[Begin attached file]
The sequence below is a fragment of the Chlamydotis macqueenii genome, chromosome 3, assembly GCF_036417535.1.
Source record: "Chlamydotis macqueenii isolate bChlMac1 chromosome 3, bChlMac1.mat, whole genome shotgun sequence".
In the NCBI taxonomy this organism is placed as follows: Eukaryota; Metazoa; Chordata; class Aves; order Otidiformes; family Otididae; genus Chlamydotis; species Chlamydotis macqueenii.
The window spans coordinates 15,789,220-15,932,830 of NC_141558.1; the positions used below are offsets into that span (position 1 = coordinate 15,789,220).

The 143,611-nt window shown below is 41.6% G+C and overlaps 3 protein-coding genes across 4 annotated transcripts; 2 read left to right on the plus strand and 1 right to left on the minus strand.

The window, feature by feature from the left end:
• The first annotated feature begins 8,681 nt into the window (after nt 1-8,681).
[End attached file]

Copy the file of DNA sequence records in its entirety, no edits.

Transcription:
The sequence below is a fragment of the Chlamydotis macqueenii genome, chromosome 3, assembly GCF_036417535.1.
Source record: "Chlamydotis macqueenii isolate bChlMac1 chromosome 3, bChlMac1.mat, whole genome shotgun sequence".
In the NCBI taxonomy this organism is placed as follows: Eukaryota; Metazoa; Chordata; class Aves; order Otidiformes; family Otididae; genus Chlamydotis; species Chlamydotis macqueenii.
The window spans coordinates 15,789,220-15,932,830 of NC_141558.1; the positions used below are offsets into that span (position 1 = coordinate 15,789,220).

The 143,611-nt window shown below is 41.6% G+C and overlaps 3 protein-coding genes across 4 annotated transcripts; 2 read left to right on the plus strand and 1 right to left on the minus strand.

The window, feature by feature from the left end:
• The first annotated feature begins 8,681 nt into the window (after nt 1-8,681).